Deutsche Bank Said to Weigh EU9 Billion Share SaleAmbereen Choudhury and Aaron Kirchfeld
Deutsche Bank AG is considering a stock sale of as much as 9 billion euros ($11.4 billion) to boost its stake in Deutsche Postbank AG and meet stricter capital rules, said three people with knowledge of the talks.
Germany’s largest bank approached securities firms to assess their interest in managing the sale, which may take place as early as next week, said the people, who declined to be identified because the plans are confidential. Whether it carries out the offering will depend on the financing commitment it gets from the banks, one of the people said.
Deutsche Bank has the option to increase its almost 30 percent stake in Bonn-based Postbank, which had the lowest capital ratio among Germany’s largest banks at the end of 2009. The Basel Committee on Banking Supervision is meeting this weekend to hammer out new rules that may force lenders to boost reserves. Chief Executive Officer Josef Ackermann has said the Frankfurt-based bank would only raise capital for acquisitions.
“Deutsche Bank’s offer to Postbank minorities is likely forthcoming, in our view,” Citigroup Inc. analysts including Kinner Lakhani said in a note to investors today. “However, the key question that remains is to what extent the bank may look to also bolster its capital position.”
Deutsche Bank declined as much as 5.7 percent, and was 2.04 euros lower at 47.98 euros by 1:41 p.m. in Frankfurt trading, giving the company a market value of 29.8 billion euros. Postbank jumped 1.07 euros, or 4.1 percent, to 26.88 euros, valuing the bank at 5.9 billion euros.
Deutsche Bank spokesman Ronald Weichert declined to comment. Postbank Chief Executive Officer Stefan Juette, speaking at a banking conference in Frankfurt yesterday, said he doesn’t know if or when Deutsche Bank may take over the lender.
A capital increase of 9 billion euros would be the largest ever by the German company and the biggest rights offer in Europe this year, data compiled by Bloomberg show. Companies planning to sell stock typically seek to find securities firms to guarantee the offering, agreeing to buy shares that investors don’t order.
In the past four years, Deutsche Bank acquired Berliner Bank AG, Nuremberg-based Norisbank AG, as well as ABN Amro Holding NV’s commercial-banking operations in the Netherlands and private wealth manager Sal. Oppenheim Group. Ackermann, 62, is trying to lower dependence on investment banking, which accounted for 78 percent of pretax profit in the first half.
Rules under consideration by the Basel committee may force banks to raise reserves. Germany’s 10 biggest lenders, including Deutsche Bank and Commerzbank AG, may need about 105 billion euros in fresh capital because of new regulations, the Association of German Banks estimated on Sept. 6.
Postbank’s Tier 1 capital ratio, a measure of financial strength, fell to 6.6 percent under the most severe scenario of the European Union stress tests conducted in July, compared with the 6 percent minimum required to pass. Deutsche Bank’s ratio, by contrast, stood at 9.7 percent under the toughest test.
The Basel committee reached a compromise on capital ratios for banks that will introduce higher reserve requirements over a five- to 10-year period starting in 2013, Franz-Christoph Zeitler, the vice president of Germany’s Bundesbank, said Sept. 8. The proposal will be the basis for a Sept. 12 meeting of global central bankers and regulators, and an announcement on the new rules may be made as early as that day.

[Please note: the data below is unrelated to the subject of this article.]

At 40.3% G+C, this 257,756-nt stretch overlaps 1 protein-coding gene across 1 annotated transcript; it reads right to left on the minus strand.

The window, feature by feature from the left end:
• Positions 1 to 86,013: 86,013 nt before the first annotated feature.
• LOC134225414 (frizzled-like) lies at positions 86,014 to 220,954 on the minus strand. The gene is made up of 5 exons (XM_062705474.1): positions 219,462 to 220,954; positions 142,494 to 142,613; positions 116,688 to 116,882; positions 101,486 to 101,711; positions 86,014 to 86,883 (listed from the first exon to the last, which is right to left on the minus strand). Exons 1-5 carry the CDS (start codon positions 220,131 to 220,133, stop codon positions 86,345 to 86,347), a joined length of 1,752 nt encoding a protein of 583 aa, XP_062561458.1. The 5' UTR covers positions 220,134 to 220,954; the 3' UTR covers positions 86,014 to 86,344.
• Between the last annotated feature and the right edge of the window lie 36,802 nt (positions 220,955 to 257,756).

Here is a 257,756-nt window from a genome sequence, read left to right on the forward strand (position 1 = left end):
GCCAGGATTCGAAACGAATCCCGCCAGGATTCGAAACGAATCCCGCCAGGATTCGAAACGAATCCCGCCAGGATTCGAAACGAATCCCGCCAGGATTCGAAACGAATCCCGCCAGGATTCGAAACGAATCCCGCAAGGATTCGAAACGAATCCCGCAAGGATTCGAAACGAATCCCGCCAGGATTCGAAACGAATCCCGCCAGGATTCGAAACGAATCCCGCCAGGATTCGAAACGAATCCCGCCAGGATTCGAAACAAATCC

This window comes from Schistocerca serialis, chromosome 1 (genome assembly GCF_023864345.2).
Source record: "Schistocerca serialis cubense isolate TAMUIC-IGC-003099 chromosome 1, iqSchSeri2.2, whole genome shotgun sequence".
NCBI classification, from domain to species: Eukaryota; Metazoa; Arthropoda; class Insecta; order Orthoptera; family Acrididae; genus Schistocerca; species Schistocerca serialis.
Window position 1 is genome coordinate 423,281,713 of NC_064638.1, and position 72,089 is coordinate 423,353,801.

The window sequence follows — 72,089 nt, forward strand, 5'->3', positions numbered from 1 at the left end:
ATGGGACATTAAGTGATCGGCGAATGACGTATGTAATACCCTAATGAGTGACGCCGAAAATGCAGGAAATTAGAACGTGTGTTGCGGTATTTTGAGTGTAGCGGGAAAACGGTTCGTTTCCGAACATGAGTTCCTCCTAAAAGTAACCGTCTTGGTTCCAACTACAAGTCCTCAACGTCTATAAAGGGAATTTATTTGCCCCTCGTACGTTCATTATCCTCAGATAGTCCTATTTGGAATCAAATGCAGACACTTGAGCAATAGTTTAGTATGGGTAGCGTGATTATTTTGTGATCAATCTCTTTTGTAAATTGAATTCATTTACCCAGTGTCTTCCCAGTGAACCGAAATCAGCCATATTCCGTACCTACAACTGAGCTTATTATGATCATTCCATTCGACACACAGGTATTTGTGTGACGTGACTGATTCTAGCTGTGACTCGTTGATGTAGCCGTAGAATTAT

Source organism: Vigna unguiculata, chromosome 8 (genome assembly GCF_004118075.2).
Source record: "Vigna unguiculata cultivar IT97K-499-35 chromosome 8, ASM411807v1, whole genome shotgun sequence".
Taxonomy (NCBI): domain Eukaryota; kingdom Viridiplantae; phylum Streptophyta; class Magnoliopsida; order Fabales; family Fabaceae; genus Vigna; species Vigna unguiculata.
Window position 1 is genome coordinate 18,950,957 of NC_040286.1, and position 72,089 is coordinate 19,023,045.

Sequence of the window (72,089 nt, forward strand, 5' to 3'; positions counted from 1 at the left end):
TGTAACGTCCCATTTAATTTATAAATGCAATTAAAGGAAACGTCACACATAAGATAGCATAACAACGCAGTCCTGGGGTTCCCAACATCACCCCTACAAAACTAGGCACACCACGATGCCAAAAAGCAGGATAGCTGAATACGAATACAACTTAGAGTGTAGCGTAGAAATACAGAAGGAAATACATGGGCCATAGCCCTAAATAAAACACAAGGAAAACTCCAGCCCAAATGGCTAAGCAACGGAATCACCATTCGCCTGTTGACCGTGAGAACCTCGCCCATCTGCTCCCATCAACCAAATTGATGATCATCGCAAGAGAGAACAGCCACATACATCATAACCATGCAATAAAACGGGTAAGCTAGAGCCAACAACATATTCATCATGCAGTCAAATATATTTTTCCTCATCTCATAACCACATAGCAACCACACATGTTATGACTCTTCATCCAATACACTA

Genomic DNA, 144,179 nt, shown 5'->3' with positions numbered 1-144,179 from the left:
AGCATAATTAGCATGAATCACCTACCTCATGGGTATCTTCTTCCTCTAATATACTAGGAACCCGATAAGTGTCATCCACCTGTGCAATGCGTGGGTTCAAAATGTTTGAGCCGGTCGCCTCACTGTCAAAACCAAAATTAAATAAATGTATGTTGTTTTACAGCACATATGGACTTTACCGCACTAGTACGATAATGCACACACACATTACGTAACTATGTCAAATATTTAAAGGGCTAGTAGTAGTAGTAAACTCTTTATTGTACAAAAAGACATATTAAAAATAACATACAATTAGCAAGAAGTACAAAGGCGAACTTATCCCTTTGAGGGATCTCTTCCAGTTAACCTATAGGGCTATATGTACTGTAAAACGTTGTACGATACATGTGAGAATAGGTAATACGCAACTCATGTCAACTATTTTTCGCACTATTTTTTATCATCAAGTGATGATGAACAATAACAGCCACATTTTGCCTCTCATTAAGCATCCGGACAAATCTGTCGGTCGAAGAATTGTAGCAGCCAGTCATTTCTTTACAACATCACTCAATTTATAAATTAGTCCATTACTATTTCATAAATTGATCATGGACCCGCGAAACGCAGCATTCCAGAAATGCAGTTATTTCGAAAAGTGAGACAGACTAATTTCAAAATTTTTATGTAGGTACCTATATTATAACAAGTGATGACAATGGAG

“I’m wondering if this is in relation to the Basel news that will be coming out over the weekend,” said William Fitzpatrick, a financial-industry analyst at Optique Capital Management in Milwaukee, which manages $700 million and owns stock in Deutsche Bank. “I’d imagine there’s a link.”
‘In Line’ With Peers
Policy makers are seeking to increase the capital held by banks to avoid a repeat of the worst financial crisis since the Great Depression, which caused writedowns and credit losses of almost $1.8 trillion worldwide, according to data compiled by Bloomberg. Deutsche Bank dodged the worst of the financial crisis and eschewed a state bailout.
If it conducted a 9 billion-euro capital increase, Deutsche Bank would have an estimated core Tier 1 capital ratio, which excludes hybrid instruments, of 9.2 percent, declining to about 7.5 percent after so-called Basel III rules are introduced, Bank of America Merrill Lynch analyst Derek De Vries wrote in a note to investors today.
“This would leave Deutsche less well capitalized than the Swiss banks, but broadly in line with global peers,” De Vries wrote. Such an offering would dilute the price-earnings multiple by about 20 percent, he said.
Deutsche Bank agreed to buy a stake in Postbank in September 2008 from Deutsche Post AG and then renegotiated the transaction in January 2009 after the collapse of Lehman Brothers Holdings Inc. roiled financial markets.
In the first step, Deutsche Bank acquired a 22.9 percent stake from Deutsche Post, which it raised to almost 30 percent over time by purchasing additional shares on the market. Deutsche Bank also bought a mandatory exchangeable bond that will be converted into a 27.4 percent Postbank stake in February 2012.
Additionally, Deutsche Bank has an option to buy Deutsche Post’s remaining 12.1 percent stake between three and four years after the deal was completed in February 2009.
Deutsche Bank also has a so-called “open window” until Feb. 25, 2011, to make an offer for the remaining minority 30.6 percent stake at a minimum price of the three-month volume weighted average price of Postbank’s shares, which is currently 24.50 euros, according to Citigroup analysts.
This is “significantly” below the 45 euros that Deutsche Bank would have to offer subsequently based on the price of the mandatory exchangeable bond, Citigroup’s Lakhani wrote.
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